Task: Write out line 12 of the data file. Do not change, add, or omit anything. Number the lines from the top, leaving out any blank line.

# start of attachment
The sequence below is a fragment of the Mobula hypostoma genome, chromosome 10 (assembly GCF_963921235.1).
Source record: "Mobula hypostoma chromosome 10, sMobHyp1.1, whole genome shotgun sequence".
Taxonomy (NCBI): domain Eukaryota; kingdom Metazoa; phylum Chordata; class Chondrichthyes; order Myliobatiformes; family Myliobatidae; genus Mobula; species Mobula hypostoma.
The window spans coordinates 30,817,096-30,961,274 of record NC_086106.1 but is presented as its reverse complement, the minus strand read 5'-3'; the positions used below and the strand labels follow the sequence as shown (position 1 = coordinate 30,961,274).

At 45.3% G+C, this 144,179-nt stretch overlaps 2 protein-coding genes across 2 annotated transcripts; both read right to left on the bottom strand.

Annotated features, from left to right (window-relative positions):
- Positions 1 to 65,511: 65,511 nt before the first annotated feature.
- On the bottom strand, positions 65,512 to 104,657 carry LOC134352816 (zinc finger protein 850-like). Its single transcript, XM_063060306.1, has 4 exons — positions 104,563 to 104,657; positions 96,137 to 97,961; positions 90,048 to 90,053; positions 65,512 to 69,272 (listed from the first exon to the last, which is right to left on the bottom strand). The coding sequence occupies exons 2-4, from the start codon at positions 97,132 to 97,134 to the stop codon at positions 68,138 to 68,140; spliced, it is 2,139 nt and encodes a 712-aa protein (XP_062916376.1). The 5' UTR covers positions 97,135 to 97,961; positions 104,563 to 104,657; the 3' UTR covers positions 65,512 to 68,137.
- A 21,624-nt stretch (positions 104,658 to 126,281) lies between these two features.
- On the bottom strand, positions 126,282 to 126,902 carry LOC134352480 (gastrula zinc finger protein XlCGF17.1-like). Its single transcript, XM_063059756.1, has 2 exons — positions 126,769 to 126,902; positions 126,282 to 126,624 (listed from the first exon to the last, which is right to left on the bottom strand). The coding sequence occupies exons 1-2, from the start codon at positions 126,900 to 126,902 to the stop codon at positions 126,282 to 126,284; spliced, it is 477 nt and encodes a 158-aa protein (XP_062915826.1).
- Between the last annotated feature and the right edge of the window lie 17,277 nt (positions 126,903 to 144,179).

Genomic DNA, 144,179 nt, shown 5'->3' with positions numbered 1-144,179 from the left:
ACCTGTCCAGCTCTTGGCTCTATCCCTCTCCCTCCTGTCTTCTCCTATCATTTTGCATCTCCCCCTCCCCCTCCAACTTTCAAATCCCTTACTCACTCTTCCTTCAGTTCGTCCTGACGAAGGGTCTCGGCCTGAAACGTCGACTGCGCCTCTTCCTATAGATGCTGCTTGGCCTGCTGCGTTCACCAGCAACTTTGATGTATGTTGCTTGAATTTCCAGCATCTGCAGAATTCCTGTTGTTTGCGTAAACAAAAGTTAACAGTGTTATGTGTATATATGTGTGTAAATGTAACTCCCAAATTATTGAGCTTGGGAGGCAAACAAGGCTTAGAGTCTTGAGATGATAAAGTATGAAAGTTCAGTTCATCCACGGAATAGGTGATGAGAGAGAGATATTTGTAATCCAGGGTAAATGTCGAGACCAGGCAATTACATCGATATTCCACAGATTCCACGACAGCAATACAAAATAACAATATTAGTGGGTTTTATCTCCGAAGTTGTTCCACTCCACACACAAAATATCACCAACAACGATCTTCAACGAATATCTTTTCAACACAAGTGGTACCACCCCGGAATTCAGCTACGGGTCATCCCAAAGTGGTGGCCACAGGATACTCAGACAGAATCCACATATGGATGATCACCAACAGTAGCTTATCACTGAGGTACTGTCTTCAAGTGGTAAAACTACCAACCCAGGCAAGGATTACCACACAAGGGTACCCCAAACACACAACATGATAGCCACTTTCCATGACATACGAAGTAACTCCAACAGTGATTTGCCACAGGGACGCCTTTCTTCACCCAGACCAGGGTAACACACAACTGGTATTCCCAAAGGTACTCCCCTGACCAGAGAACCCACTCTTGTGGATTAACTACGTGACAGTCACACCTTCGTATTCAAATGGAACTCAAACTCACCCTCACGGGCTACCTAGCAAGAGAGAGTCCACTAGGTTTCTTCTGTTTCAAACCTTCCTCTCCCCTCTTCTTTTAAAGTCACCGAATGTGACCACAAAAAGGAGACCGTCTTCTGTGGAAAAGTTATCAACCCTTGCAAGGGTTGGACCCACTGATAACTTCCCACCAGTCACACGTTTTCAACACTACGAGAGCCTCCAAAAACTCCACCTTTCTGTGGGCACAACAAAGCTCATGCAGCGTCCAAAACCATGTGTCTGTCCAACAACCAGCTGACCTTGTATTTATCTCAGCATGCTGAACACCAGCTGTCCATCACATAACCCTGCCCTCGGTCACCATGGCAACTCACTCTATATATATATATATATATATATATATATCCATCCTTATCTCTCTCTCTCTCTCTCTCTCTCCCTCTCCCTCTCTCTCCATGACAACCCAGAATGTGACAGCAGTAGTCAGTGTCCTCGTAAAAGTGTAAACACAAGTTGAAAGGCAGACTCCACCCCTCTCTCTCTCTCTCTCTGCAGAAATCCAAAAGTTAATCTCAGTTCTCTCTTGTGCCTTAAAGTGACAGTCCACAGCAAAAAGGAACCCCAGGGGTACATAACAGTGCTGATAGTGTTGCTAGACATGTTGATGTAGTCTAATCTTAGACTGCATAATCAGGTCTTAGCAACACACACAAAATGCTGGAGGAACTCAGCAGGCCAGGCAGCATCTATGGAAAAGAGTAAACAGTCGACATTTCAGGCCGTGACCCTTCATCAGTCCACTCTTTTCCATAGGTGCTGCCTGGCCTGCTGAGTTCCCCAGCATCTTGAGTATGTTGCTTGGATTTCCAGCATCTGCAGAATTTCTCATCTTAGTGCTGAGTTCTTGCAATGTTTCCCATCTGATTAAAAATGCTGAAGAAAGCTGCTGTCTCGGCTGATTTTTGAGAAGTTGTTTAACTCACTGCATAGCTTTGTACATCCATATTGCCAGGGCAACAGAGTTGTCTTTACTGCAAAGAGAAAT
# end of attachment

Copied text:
Genomic DNA, 144,179 nt, shown 5'->3' with positions numbered 1-144,179 from the left: